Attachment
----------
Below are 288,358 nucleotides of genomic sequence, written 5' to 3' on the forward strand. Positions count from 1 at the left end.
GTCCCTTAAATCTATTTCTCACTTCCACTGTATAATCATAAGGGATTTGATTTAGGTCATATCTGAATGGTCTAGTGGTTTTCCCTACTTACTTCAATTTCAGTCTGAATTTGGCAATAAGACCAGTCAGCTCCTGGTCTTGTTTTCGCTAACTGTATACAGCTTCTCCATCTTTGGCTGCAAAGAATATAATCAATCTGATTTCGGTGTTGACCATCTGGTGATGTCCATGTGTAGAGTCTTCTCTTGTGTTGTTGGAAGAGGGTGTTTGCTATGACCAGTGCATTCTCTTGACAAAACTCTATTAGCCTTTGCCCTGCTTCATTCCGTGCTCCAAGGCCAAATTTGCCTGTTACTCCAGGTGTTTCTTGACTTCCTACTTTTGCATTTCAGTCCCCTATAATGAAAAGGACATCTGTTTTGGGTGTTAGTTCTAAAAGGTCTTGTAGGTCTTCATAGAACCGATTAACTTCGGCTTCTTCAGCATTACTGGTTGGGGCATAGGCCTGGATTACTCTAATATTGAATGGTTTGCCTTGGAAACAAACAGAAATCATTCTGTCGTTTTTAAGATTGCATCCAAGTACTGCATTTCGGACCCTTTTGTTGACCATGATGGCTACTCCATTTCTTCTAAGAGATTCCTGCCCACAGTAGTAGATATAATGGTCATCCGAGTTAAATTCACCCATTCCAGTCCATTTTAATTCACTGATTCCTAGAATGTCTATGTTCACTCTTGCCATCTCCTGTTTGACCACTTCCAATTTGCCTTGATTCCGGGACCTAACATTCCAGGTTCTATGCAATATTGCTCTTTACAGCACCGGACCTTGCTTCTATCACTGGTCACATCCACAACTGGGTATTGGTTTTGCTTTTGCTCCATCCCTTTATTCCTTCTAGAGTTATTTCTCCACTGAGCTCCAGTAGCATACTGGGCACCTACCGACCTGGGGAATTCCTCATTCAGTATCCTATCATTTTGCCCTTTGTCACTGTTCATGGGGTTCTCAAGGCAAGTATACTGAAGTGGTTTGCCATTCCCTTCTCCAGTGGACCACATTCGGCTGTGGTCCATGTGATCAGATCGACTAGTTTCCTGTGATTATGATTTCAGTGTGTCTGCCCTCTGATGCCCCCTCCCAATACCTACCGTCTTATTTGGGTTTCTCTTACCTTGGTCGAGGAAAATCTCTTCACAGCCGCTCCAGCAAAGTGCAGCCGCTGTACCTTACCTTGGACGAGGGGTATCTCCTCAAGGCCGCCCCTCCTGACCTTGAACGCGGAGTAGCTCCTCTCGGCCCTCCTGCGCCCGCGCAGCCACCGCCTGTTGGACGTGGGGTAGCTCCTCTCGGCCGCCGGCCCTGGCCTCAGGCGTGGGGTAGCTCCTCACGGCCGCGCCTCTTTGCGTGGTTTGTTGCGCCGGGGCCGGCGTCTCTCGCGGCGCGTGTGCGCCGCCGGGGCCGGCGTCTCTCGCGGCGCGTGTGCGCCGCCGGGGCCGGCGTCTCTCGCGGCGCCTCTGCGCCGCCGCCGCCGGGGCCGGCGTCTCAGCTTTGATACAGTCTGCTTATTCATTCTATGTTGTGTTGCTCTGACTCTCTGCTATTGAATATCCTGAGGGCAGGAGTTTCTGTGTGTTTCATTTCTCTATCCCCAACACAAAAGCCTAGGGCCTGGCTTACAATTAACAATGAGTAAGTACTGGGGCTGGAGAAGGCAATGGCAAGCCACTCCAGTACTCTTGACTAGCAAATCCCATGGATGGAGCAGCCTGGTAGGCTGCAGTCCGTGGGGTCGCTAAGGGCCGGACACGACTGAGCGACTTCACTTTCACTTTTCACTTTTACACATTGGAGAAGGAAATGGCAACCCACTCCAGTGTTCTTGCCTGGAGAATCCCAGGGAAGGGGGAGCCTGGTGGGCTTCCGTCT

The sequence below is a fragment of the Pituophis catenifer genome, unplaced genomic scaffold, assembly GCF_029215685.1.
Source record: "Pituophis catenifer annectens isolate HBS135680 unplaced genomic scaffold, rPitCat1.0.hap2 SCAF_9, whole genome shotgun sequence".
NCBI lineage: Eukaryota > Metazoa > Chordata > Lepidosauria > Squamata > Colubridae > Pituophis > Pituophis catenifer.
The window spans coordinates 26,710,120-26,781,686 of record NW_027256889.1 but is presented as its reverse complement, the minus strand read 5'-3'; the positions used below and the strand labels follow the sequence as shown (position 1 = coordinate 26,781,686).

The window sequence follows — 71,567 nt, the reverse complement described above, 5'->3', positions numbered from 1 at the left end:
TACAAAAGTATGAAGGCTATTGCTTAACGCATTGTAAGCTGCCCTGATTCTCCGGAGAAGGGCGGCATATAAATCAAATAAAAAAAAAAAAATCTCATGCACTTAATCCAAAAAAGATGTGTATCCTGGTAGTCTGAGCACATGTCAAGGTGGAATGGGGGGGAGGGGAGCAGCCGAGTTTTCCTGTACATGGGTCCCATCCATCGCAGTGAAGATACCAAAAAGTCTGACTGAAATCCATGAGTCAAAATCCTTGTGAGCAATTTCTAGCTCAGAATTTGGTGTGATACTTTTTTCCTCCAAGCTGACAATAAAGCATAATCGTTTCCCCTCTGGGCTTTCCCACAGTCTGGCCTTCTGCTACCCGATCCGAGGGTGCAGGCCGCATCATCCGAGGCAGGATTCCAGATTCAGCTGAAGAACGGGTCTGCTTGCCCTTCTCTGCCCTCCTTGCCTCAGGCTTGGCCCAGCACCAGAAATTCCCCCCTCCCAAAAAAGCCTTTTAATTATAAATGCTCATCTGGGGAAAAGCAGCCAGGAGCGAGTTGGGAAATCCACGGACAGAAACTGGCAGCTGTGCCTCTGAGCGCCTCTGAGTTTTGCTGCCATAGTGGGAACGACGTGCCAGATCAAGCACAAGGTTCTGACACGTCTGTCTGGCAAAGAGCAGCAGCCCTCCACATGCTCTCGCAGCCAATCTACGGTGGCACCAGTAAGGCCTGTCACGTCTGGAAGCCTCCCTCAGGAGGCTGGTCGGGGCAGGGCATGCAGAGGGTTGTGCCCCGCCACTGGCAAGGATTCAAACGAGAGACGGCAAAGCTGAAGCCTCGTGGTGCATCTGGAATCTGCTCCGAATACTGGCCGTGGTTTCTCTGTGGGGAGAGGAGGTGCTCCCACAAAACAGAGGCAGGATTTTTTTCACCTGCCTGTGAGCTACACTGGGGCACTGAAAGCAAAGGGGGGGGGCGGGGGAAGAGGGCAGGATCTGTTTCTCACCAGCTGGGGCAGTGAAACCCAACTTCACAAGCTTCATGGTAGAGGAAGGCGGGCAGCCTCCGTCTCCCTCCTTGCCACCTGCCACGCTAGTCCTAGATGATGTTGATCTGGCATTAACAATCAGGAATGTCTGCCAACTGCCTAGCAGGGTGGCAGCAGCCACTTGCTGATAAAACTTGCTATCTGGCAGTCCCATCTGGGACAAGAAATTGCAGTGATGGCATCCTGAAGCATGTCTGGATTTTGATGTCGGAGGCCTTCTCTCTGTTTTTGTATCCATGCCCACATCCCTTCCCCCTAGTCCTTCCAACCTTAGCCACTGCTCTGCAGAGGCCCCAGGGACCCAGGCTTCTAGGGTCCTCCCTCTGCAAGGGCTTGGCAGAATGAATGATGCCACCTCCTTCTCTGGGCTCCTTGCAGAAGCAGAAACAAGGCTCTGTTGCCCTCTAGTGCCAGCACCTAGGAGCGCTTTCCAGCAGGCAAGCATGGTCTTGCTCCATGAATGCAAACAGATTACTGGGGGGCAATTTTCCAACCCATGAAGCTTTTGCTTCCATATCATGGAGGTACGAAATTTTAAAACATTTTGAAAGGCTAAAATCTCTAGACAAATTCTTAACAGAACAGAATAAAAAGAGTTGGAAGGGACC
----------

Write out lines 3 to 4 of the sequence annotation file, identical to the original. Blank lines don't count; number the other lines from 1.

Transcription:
The sequence below is a fragment of the Pituophis catenifer genome, unplaced genomic scaffold, assembly GCF_029215685.1.
Source record: "Pituophis catenifer annectens isolate HBS135680 unplaced genomic scaffold, rPitCat1.0.hap2 SCAF_9, whole genome shotgun sequence".